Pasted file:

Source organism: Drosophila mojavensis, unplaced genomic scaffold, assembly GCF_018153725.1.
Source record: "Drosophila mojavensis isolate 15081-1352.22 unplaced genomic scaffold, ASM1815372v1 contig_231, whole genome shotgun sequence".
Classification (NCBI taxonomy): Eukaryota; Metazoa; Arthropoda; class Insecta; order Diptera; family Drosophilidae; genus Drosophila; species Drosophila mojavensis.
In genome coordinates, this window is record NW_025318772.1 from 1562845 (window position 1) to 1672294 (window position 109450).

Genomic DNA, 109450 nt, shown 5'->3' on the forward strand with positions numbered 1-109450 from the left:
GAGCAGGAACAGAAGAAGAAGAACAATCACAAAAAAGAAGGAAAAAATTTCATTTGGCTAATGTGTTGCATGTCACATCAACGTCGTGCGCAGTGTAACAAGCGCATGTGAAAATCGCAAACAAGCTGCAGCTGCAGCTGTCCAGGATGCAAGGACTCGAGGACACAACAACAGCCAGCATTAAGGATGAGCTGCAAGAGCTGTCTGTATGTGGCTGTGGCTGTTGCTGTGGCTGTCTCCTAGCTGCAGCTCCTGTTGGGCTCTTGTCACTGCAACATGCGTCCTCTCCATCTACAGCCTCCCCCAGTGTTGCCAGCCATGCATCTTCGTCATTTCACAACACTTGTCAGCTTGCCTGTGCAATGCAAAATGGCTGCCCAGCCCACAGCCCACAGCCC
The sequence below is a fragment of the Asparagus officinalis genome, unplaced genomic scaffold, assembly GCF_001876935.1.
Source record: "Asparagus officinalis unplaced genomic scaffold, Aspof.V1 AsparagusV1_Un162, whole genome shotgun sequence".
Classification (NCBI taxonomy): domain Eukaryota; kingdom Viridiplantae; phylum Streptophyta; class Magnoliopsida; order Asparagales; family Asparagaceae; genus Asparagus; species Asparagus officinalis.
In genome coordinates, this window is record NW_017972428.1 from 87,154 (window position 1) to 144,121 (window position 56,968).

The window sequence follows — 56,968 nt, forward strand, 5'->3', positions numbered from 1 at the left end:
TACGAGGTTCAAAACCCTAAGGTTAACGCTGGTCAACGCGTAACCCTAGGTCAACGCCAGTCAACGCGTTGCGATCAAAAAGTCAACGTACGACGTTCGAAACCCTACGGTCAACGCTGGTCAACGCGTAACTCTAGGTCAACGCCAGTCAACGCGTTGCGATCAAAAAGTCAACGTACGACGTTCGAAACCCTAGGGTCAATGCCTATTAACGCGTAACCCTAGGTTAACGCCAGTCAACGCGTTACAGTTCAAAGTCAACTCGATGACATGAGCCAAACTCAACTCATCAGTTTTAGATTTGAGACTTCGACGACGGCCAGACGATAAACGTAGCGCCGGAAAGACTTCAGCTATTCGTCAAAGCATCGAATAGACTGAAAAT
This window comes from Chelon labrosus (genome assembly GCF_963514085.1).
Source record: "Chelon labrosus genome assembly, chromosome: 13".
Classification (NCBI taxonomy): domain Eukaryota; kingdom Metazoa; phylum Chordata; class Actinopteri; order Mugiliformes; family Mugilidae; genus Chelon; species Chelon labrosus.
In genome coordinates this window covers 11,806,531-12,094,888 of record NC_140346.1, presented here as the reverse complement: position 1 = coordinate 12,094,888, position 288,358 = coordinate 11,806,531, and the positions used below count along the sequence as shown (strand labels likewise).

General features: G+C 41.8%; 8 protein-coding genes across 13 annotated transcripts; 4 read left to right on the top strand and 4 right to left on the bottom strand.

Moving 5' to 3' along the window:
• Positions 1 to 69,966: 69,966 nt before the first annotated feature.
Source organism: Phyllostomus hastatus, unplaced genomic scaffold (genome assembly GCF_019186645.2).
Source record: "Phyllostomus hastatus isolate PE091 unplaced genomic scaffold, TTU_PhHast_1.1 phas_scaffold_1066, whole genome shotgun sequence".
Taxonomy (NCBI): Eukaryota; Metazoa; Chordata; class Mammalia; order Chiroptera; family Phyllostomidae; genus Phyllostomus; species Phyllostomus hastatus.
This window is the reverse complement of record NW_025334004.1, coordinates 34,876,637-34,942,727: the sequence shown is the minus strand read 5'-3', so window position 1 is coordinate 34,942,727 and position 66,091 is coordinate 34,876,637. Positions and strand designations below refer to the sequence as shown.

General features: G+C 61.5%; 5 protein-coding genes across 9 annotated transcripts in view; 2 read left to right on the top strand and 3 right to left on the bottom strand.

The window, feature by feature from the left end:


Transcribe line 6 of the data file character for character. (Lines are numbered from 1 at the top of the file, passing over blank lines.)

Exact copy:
GAGCAGGAACAGAAGAAGAAGAACAATCACAAAAAAGAAGGAAAAAATTTCATTTGGCTAATGTGTTGCATGTCACATCAACGTCGTGCGCAGTGTAACAAGCGCATGTGAAAATCGCAAACAAGCTGCAGCTGCAGCTGTCCAGGATGCAAGGACTCGAGGACACAACAACAGCCAGCATTAAGGATGAGCTGCAAGAGCTGTCTGTATGTGGCTGTGGCTGTTGCTGTGGCTGTCTCCTAGCTGCAGCTCCTGTTGGGCTCTTGTCACTGCAACATGCGTCCTCTCCATCTACAGCCTCCCCCAGTGTTGCCAGCCATGCATCTTCGTCATTTCACAACACTTGTCAGCTTGCCTGTGCAATGCAAAATGGCTGCCCAGCCCACAGCCCACAGCCC